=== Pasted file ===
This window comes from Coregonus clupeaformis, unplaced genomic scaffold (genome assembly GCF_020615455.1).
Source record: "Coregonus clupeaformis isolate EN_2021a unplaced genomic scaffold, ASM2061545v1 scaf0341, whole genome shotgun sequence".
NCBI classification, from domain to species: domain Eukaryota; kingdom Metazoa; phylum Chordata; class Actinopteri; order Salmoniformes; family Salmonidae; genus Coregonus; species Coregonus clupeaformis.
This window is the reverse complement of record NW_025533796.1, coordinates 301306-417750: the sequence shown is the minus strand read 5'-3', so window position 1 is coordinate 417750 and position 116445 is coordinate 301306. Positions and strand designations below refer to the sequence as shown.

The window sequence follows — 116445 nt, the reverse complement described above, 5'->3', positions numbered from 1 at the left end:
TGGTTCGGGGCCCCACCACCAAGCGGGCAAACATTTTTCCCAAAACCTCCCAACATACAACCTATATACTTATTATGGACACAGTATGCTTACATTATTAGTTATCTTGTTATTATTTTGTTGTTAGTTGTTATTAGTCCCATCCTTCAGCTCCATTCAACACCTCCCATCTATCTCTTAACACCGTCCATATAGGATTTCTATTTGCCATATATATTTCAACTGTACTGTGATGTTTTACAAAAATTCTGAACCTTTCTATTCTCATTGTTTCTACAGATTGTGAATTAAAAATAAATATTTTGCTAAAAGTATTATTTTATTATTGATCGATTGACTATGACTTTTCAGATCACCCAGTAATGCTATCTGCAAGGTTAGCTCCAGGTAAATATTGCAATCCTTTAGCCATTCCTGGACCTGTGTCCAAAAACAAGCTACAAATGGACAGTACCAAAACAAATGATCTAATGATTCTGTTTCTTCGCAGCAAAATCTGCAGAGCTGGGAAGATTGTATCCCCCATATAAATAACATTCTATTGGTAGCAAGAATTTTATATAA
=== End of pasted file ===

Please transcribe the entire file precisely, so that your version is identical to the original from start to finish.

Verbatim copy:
This window comes from Coregonus clupeaformis, unplaced genomic scaffold (genome assembly GCF_020615455.1).
Source record: "Coregonus clupeaformis isolate EN_2021a unplaced genomic scaffold, ASM2061545v1 scaf0341, whole genome shotgun sequence".
NCBI classification, from domain to species: domain Eukaryota; kingdom Metazoa; phylum Chordata; class Actinopteri; order Salmoniformes; family Salmonidae; genus Coregonus; species Coregonus clupeaformis.
This window is the reverse complement of record NW_025533796.1, coordinates 301306-417750: the sequence shown is the minus strand read 5'-3', so window position 1 is coordinate 417750 and position 116445 is coordinate 301306. Positions and strand designations below refer to the sequence as shown.

The window sequence follows — 116445 nt, the reverse complement described above, 5'->3', positions numbered from 1 at the left end:
TGGTTCGGGGCCCCACCACCAAGCGGGCAAACATTTTTCCCAAAACCTCCCAACATACAACCTATATACTTATTATGGACACAGTATGCTTACATTATTAGTTATCTTGTTATTATTTTGTTGTTAGTTGTTATTAGTCCCATCCTTCAGCTCCATTCAACACCTCCCATCTATCTCTTAACACCGTCCATATAGGATTTCTATTTGCCATATATATTTCAACTGTACTGTGATGTTTTACAAAAATTCTGAACCTTTCTATTCTCATTGTTTCTACAGATTGTGAATTAAAAATAAATATTTTGCTAAAAGTATTATTTTATTATTGATCGATTGACTATGACTTTTCAGATCACCCAGTAATGCTATCTGCAAGGTTAGCTCCAGGTAAATATTGCAATCCTTTAGCCATTCCTGGACCTGTGTCCAAAAACAAGCTACAAATGGACAGTACCAAAACAAATGATCTAATGATTCTGTTTCTTCGCAGCAAAATCTGCAGAGCTGGGAAGATTGTATCCCCCATATAAATAACATTCTATTGGTAGCAAGAATTTTATATAA